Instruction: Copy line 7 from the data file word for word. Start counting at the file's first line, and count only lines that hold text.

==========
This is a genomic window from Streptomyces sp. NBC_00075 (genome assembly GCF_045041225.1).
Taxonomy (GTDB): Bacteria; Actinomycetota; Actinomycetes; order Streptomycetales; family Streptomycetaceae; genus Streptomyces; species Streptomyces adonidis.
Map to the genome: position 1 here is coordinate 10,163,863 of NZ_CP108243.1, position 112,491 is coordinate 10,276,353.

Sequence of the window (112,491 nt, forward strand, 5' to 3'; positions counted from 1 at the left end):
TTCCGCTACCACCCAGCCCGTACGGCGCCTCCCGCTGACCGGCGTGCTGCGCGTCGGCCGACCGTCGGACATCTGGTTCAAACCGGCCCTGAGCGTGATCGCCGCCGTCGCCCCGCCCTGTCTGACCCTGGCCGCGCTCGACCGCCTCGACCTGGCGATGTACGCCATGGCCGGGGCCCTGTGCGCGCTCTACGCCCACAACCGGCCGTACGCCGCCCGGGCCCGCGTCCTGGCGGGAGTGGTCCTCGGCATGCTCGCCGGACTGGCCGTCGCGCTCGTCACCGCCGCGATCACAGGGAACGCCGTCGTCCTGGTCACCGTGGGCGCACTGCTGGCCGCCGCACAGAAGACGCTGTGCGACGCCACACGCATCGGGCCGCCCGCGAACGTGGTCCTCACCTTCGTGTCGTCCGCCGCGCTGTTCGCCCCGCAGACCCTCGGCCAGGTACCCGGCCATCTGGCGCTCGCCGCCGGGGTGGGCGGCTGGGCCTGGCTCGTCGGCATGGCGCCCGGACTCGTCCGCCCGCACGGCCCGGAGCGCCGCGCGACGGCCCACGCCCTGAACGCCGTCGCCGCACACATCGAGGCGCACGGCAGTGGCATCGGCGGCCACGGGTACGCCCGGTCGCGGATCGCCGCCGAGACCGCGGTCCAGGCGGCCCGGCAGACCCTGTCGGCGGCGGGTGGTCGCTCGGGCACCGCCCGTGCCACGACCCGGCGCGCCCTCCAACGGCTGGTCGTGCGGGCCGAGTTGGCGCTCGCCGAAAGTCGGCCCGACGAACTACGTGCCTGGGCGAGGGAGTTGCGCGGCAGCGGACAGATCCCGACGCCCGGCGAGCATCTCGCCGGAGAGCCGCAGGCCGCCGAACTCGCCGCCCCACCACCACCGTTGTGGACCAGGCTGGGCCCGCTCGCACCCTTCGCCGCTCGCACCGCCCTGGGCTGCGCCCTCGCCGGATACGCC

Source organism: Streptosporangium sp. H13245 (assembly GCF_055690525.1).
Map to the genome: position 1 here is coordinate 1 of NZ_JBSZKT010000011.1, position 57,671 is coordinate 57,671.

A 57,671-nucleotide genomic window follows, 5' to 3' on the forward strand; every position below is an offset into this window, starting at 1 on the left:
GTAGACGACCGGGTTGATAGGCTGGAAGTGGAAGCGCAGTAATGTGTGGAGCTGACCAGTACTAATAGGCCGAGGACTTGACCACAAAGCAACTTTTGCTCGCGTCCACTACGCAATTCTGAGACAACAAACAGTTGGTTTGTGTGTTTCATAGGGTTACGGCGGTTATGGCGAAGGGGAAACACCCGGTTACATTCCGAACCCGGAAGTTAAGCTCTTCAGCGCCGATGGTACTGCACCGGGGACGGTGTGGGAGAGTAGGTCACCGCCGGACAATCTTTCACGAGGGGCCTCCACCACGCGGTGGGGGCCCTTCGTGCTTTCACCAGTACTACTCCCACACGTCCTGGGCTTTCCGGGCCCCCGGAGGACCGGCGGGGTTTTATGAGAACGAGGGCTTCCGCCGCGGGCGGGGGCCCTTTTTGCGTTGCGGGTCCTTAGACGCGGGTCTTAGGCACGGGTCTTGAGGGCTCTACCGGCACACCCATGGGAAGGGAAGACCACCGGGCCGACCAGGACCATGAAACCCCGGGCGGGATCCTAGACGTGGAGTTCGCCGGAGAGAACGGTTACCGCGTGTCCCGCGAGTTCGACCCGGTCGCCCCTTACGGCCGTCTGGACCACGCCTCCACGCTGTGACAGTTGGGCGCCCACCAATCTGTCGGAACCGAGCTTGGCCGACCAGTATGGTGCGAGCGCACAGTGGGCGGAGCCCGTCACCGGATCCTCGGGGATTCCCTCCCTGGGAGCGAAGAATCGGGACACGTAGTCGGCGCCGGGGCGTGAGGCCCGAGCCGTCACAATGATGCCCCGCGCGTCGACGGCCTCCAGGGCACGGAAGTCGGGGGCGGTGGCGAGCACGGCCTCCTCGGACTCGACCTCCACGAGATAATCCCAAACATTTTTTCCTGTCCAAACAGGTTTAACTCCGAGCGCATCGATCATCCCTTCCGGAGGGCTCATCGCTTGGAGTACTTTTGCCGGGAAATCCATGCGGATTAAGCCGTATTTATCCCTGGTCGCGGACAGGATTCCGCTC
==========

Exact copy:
Map to the genome: position 1 here is coordinate 1 of NZ_JBSZKT010000011.1, position 57,671 is coordinate 57,671.